Getting Around in the Atompunk Age


One of the futurism themes of the post-WWII era was transportation. This makes sense. Innovations in manufacturing and aircraft design,  the growth of large cities, and the need for improved highway systems and vehicles  all came together in a magic moment, in the Western world at least. Germany had its Autobahn, Britain the M- series of roads, and the US the Interstate system of super-highways. All of these promised a world of speed and possibilities.

Illustration by Arthur Radebaugh

The Bohn corporation only made alloys, but you’d never know it from their series of ads depicting exotic vehicles in the early years of the Atompunk age. None of which were ever built. But this twin-rotor helicopter has a distant military cousin, the Boeing Chinook.

A French company promised a future flying in doughnut-shaped coléoptère aircraft, which had the ability to take off and land on its tail so long runways were not needed. But the technology just wasn’t there yet, prompting problems with controlling the ungainly beast. There was also the problem of how to load passengers.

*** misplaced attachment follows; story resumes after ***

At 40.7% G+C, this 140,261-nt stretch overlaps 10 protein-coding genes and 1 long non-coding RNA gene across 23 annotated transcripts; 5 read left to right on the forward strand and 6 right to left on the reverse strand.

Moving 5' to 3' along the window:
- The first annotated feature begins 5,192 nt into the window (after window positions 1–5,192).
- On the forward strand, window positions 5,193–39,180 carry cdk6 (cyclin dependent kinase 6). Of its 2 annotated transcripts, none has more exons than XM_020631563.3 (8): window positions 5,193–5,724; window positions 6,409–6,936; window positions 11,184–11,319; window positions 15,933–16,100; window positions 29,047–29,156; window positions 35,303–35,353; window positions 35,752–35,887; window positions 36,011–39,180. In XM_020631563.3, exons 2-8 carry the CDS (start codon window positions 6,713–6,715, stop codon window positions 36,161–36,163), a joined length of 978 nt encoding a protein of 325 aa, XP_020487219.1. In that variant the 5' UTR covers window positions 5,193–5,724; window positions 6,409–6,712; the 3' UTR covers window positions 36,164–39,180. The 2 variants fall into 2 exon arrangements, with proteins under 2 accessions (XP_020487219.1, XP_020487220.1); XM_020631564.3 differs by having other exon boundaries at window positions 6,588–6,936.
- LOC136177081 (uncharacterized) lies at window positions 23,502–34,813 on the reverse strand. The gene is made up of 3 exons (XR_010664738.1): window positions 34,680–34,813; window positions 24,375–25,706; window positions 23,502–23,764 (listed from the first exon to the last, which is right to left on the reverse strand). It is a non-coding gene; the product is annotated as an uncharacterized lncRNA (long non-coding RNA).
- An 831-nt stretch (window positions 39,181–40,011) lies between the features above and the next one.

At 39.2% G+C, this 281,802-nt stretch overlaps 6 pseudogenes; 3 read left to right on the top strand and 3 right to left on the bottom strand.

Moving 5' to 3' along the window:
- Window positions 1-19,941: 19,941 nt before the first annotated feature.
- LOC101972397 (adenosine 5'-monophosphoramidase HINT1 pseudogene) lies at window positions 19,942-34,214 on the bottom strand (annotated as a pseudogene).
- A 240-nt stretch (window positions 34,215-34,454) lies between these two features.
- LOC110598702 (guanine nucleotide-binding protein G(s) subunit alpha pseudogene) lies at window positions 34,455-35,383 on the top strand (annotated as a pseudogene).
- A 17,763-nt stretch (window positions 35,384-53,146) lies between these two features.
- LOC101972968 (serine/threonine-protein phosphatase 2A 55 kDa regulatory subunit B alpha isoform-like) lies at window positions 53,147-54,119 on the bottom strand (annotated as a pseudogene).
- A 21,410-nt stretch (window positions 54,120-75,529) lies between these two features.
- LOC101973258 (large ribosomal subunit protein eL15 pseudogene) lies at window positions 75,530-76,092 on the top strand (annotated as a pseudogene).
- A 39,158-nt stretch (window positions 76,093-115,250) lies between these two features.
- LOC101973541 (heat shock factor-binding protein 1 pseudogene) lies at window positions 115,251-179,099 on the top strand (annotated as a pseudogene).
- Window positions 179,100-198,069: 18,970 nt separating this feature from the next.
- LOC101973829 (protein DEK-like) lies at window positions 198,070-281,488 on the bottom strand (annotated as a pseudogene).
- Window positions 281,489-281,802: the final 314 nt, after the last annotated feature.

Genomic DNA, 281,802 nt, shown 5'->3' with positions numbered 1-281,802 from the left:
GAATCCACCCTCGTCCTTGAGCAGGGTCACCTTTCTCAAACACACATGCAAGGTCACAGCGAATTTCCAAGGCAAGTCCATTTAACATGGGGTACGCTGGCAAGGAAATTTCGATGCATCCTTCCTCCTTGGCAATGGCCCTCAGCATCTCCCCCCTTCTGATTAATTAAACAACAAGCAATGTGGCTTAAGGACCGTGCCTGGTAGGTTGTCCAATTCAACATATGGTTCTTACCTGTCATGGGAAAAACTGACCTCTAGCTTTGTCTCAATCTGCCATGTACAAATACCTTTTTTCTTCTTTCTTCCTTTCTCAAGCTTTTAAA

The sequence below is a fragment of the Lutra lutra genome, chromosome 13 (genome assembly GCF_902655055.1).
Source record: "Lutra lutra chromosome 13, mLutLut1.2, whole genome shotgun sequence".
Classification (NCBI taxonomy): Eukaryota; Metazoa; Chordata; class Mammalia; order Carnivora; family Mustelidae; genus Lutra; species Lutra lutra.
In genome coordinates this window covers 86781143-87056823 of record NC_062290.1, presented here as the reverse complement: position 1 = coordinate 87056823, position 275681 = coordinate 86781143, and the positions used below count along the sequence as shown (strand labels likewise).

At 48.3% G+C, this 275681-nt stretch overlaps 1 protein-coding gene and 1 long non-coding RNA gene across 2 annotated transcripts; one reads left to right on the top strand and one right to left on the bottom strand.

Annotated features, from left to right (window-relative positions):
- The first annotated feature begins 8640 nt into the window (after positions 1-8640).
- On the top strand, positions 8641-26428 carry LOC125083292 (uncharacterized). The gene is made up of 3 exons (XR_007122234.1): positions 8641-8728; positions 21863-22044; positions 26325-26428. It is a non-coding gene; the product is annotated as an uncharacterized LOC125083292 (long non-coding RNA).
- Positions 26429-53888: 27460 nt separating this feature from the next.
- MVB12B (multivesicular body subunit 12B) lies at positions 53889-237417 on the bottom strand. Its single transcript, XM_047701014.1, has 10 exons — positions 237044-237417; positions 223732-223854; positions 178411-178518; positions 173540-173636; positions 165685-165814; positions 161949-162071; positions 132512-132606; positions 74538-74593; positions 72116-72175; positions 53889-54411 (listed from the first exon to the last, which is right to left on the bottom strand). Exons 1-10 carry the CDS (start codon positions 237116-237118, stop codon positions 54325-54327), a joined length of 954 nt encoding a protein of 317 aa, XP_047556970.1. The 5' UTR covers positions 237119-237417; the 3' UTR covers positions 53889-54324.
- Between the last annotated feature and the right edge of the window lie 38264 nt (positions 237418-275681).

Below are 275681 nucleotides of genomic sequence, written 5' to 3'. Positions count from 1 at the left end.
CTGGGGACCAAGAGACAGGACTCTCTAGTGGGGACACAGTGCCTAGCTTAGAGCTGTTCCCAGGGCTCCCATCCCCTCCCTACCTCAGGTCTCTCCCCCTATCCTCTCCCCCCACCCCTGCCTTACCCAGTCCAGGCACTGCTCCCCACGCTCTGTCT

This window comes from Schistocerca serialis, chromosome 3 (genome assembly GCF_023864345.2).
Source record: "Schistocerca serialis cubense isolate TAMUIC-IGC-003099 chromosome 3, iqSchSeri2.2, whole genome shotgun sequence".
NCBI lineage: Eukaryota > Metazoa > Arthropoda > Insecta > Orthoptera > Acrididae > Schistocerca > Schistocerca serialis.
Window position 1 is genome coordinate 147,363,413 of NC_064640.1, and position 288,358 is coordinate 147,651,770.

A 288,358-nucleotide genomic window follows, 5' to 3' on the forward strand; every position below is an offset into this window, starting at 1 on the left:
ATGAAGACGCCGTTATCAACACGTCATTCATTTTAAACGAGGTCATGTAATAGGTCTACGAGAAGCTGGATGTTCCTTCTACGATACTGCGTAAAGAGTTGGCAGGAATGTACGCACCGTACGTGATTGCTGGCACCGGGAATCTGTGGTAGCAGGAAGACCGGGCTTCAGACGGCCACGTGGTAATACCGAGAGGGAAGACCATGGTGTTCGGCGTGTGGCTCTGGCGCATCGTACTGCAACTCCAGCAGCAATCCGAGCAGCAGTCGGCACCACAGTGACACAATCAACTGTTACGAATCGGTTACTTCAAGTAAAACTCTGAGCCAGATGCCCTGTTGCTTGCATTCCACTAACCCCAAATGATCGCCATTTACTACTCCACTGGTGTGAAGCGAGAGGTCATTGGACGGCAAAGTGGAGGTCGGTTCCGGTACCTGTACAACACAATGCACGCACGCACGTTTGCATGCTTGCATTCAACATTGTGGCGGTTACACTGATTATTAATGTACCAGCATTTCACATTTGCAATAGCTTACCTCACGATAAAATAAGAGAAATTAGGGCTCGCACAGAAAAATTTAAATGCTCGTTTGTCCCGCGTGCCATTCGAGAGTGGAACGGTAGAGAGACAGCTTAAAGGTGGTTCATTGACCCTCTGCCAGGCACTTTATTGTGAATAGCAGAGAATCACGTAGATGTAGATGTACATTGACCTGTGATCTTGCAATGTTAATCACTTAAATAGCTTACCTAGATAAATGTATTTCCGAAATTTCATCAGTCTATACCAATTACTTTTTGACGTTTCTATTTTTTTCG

The Vanadium Corporation of America muscled into Bohn’s act, touting not only a Cadillac-like milk delivery truck, but also an underslung monorail.

These small monorail cars must have been inspired by Disneyland’s Peoplemover, long lost in the Steampunk revival of Futureworld. Slightly larger versions now shuttle passengers around airports.

How’s this for a wild ride? It’s hard to say if this two-story train and its rail is sailing off into the sky or tethered by those horseshow-shaped pylons to the earth. I say it’s sailing off, the horseshoes containing an antigravity function.

This institutional ad featured a real-life flying saucer car, like that seen on the cartoon show The Jetsons. Interestingly Mom is driving it with ease, a paper sack of groceries in the seat beside her as there’s no trunk. The Pointer dog apparently came along for the ride.

The US Airforce came out with a whole zoo of exotic jets during this time. This one is a follow-up to the A-12 / SR-71 Blackbird.

Not to be outdone, the US Navy came up with this long-necked ekranoplan design which ran on skis. Did it have its own nuclear reactor on board? Of course!


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